The National Football League season gets underway this week, but for many members of the Houston Texans – including Surrey’s Christian Covington – the on-field action has taken a backseat to a much more important project.
They’ve been helping the south Texas city’s residents deal with damage caused by Hurricane Harvey, which hit last month and has caused billions of dollars in damage and driven thousands from their homes.
Half of the estimated 60 Harvey-related deaths as of this week have been in Houston.
Covington, a second-year defensive lineman – and son of Canadian Football League hall-of-famer Grover Covington – has been one of a handful of Texans players who have raised money and helped deliver supplies to residents since the category 4 hurricane flooded the Magnolia City with more than 40 inches over water in just four days.
Covington’s high-profile teammate on the defensive line , All-Pro J.J. Watt, has raised $20 million for flood relief efforts in little more than a week.
On Aug. 25, Covington tweeted he was ‘Praying for my family and everybody who’s in Houston! Please be safe and take care of yourselves and each other.” He also tweeted out a link to a site selling ‘#HoustonStrong” merchandise to help aid in relief efforts.
Praying for my family and everybody who's in Houston! Please be safe and take care of yourselves and each other 🙏🏽🙏🏽🙏🏽
— Christian Covington (@thetangibleC4) August 25, 2017
Though he is entering just his second year with the Texans, it is actually Covington’s seventh year in Houston – he spent five years at Rice University before entering the NFL. On the team’s official website, the Surrey native said that Houston has “truly become my second home.”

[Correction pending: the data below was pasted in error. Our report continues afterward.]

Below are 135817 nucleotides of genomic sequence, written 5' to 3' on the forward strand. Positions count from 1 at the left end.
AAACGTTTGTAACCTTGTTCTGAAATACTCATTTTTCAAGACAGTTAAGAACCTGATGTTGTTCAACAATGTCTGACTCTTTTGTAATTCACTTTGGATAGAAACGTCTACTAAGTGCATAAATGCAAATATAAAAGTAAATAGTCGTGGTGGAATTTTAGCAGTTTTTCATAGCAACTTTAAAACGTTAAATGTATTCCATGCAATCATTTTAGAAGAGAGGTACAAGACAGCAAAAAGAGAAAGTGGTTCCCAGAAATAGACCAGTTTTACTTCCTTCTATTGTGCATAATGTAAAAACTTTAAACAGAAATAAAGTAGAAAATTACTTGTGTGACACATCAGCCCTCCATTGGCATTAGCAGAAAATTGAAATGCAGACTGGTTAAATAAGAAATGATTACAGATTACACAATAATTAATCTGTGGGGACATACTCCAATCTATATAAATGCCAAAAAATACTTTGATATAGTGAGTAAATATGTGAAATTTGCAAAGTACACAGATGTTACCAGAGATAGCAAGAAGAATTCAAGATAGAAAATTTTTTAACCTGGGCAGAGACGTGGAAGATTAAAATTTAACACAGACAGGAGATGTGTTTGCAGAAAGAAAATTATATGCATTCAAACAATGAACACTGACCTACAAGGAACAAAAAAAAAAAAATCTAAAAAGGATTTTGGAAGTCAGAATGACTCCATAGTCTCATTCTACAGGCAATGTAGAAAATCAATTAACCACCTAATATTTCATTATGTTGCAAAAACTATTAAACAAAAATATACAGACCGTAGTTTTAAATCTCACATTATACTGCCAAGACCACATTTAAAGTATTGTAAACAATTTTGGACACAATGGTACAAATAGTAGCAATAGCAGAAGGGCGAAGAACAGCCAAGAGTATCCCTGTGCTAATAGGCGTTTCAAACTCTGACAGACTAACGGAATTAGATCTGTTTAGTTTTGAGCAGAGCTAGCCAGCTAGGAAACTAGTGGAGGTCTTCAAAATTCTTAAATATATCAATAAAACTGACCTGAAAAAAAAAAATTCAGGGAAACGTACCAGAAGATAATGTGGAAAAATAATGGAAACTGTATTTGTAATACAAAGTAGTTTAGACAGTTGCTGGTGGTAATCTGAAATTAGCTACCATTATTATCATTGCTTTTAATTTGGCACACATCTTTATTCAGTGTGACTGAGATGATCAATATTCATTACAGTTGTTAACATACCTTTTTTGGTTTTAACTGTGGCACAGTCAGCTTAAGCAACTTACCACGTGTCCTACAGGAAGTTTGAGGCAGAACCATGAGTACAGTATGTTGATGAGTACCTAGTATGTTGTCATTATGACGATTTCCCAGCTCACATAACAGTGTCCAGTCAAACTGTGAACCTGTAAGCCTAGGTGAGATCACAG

“To see all the devastation that happened, from while we were away from the city, it hurt a lot of us. A lot of us felt helpless. My family was kind of stuck in the area as well. I had a lot of college friends and former teammates who were affected,” he continued.
The Texans are scheduled to play the Jacksonville Jaguars Sunday at Houston’s NRG Center, though it was initially thought that the game would have to be moved to an alternate site due to flooding. The Texans organization has stated on social media that it is dedicating the season to the city’s residents.
“To be able to finally be back in the city with this team, to be able to dedicate this season to the city of such amazing people and the countless fans who’ve been with us since day one, that’s what we need and it’s great added motivation to be able to look forward to this season,” Covington said.